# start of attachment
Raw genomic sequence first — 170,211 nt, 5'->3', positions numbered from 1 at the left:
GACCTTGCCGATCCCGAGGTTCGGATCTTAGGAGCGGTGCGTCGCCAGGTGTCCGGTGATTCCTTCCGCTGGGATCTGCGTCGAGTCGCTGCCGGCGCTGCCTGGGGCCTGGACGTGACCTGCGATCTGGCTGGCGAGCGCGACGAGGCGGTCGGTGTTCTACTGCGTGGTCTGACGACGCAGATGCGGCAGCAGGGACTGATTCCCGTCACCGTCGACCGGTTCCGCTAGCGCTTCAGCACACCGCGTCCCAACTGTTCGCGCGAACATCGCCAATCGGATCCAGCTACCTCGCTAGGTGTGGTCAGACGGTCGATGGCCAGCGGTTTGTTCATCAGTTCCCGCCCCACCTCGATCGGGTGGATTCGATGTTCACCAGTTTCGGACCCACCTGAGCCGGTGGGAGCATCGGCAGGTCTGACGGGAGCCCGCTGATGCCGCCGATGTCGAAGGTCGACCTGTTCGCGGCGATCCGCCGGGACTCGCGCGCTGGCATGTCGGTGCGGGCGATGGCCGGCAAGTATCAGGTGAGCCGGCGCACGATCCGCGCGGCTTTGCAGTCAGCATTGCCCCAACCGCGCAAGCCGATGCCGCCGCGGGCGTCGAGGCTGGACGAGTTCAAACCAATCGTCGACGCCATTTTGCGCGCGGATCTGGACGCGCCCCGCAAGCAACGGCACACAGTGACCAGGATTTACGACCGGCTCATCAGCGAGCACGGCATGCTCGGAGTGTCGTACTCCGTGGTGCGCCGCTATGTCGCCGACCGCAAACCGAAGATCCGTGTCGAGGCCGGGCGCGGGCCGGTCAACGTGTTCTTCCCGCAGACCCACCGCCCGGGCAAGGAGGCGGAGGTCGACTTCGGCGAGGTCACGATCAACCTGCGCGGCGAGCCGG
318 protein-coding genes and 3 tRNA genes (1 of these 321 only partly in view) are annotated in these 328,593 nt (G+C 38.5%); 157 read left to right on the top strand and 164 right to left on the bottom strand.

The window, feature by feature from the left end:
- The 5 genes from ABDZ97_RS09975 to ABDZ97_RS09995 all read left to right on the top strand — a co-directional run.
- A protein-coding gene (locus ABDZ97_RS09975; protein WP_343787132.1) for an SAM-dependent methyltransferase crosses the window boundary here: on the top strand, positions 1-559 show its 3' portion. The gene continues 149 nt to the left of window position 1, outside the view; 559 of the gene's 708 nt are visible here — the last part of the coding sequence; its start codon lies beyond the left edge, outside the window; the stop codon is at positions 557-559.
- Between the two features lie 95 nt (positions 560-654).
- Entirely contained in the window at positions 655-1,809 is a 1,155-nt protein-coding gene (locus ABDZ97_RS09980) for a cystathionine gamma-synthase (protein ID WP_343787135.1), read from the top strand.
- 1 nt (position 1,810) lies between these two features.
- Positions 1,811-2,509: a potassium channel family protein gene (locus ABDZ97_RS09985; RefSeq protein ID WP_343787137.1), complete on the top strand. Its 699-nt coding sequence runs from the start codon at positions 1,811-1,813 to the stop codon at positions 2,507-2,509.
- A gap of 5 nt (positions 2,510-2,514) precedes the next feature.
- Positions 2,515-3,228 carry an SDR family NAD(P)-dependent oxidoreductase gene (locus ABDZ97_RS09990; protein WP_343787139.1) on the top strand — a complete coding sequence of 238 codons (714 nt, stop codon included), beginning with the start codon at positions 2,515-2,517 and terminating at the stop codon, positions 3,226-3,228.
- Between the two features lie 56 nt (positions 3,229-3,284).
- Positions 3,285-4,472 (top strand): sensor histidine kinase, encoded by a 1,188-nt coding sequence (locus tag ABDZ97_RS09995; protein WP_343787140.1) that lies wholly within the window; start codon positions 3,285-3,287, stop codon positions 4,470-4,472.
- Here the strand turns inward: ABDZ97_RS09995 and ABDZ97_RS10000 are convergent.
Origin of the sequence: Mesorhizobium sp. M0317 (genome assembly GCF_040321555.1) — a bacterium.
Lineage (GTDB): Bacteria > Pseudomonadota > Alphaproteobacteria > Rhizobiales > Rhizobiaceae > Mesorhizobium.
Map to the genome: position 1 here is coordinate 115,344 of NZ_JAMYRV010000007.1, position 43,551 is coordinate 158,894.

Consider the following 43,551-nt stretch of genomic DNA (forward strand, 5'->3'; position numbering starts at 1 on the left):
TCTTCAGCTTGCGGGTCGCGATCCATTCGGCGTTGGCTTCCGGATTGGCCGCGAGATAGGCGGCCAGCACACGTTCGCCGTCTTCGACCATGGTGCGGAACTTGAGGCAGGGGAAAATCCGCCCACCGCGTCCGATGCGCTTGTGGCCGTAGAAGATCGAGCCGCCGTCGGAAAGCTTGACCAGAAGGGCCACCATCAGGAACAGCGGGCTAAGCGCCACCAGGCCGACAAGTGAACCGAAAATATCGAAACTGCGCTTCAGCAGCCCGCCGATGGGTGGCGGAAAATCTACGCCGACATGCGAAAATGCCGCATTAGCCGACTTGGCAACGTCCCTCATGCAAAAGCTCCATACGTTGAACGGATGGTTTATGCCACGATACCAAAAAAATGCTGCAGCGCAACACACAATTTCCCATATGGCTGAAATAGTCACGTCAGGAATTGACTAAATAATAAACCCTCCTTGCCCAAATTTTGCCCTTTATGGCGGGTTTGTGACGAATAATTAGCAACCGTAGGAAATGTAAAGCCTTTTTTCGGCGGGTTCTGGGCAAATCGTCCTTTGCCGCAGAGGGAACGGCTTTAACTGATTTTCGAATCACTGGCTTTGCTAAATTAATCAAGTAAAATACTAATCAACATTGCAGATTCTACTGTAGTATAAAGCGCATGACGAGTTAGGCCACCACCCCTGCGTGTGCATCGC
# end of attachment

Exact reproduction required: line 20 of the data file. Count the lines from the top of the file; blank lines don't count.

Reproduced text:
TCTTCAGCTTGCGGGTCGCGATCCATTCGGCGTTGGCTTCCGGATTGGCCGCGAGATAGGCGGCCAGCACACGTTCGCCGTCTTCGACCATGGTGCGGAACTTGAGGCAGGGGAAAATCCGCCCACCGCGTCCGATGCGCTTGTGGCCGTAGAAGATCGAGCCGCCGTCGGAAAGCTTGACCAGAAGGGCCACCATCAGGAACAGCGGGCTAAGCGCCACCAGGCCGACAAGTGAACCGAAAATATCGAAACTGCGCTTCAGCAGCCCGCCGATGGGTGGCGGAAAATCTACGCCGACATGCGAAAATGCCGCATTAGCCGACTTGGCAACGTCCCTCATGCAAAAGCTCCATACGTTGAACGGATGGTTTATGCCACGATACCAAAAAAATGCTGCAGCGCAACACACAATTTCCCATATGGCTGAAATAGTCACGTCAGGAATTGACTAAATAATAAACCCTCCTTGCCCAAATTTTGCCCTTTATGGCGGGTTTGTGACGAATAATTAGCAACCGTAGGAAATGTAAAGCCTTTTTTCGGCGGGTTCTGGGCAAATCGTCCTTTGCCGCAGAGGGAACGGCTTTAACTGATTTTCGAATCACTGGCTTTGCTAAATTAATCAAGTAAAATACTAATCAACATTGCAGATTCTACTGTAGTATAAAGCGCATGACGAGTTAGGCCACCACCCCTGCGTGTGCATCGC